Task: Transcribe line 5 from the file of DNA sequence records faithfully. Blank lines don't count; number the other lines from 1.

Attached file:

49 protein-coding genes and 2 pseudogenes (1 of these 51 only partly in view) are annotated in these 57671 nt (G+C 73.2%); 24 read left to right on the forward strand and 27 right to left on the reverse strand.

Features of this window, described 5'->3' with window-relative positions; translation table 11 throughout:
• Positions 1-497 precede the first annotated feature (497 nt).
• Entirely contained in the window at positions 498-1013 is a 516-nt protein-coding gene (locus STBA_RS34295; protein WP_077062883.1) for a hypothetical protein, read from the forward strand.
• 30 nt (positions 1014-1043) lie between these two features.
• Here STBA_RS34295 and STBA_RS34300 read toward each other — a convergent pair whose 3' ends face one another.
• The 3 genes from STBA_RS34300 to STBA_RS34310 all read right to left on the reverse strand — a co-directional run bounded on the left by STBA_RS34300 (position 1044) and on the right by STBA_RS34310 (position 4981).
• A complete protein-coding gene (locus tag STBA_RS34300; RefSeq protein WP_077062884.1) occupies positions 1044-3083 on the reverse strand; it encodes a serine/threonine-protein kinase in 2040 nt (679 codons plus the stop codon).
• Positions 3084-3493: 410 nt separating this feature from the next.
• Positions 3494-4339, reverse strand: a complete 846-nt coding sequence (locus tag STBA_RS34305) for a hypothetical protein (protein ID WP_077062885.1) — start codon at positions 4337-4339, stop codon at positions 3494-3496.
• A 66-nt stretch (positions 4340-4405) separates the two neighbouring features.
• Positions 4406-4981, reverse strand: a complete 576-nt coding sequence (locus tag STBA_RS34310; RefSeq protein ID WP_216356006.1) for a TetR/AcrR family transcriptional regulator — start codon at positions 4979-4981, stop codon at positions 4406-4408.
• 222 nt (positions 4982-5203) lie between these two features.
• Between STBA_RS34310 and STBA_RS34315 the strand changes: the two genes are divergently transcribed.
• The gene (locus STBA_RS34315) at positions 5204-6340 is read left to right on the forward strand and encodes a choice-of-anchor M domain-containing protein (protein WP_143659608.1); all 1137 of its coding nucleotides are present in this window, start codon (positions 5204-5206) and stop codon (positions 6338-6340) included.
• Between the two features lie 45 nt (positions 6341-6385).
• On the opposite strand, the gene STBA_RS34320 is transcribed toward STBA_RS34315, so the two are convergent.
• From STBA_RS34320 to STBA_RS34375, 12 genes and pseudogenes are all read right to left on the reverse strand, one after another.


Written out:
• 30 nt (positions 1014-1043) lie between these two features.